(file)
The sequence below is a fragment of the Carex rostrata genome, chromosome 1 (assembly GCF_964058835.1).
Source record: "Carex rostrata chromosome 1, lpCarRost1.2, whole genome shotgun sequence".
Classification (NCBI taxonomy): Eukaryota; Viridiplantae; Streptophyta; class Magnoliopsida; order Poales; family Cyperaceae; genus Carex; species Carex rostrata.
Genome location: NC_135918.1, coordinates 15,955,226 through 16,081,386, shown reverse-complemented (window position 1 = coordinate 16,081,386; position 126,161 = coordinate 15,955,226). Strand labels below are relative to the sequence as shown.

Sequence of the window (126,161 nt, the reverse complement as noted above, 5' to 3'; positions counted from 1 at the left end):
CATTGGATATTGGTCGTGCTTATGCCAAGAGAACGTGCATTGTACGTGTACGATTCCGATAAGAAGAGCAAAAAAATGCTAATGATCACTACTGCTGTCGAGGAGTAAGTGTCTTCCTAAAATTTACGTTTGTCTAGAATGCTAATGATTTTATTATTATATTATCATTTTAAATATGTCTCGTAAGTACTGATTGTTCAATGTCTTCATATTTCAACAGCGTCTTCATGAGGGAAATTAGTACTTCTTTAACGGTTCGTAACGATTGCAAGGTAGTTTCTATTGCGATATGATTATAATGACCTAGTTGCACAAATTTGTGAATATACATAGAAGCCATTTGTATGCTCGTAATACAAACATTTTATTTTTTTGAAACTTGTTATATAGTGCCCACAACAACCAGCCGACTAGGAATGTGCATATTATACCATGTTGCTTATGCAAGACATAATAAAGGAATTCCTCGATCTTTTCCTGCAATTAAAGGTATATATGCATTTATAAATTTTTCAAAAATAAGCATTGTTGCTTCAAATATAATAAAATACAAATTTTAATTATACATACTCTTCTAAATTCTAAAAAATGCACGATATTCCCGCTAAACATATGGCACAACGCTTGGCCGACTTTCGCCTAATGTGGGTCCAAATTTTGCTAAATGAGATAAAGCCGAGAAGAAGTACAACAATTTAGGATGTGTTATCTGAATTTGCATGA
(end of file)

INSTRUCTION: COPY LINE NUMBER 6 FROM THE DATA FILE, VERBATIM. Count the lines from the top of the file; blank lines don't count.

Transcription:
CATTGGATATTGGTCGTGCTTATGCCAAGAGAACGTGCATTGTACGTGTACGATTCCGATAAGAAGAGCAAAAAAATGCTAATGATCACTACTGCTGTCGAGGAGTAAGTGTCTTCCTAAAATTTACGTTTGTCTAGAATGCTAATGATTTTATTATTATATTATCATTTTAAATATGTCTCGTAAGTACTGATTGTTCAATGTCTTCATATTTCAACAGCGTCTTCATGAGGGAAATTAGTACTTCTTTAACGGTTCGTAACGATTGCAAGGTAGTTTCTATTGCGATATGATTATAATGACCTAGTTGCACAAATTTGTGAATATACATAGAAGCCATTTGTATGCTCGTAATACAAACATTTTATTTTTTTGAAACTTGTTATATAGTGCCCACAACAACCAGCCGACTAGGAATGTGCATATTATACCATGTTGCTTATGCAAGACATAATAAAGGAATTCCTCGATCTTTTCCTGCAATTAAAGGTATATATGCATTTATAAATTTTTCAAAAATAAGCATTGTTGCTTCAAATATAATAAAATACAAATTTTAATTATACATACTCTTCTAAATTCTAAAAAATGCACGATATTCCCGCTAAACATATGGCACAACGCTTGGCCGACTTTCGCCTAATGTGGGTCCAAATTTTGCTAAATGAGATAAAGCCGAGAAGAAGTACAACAATTTAGGATGTGTTATCTGAATTTGCATGA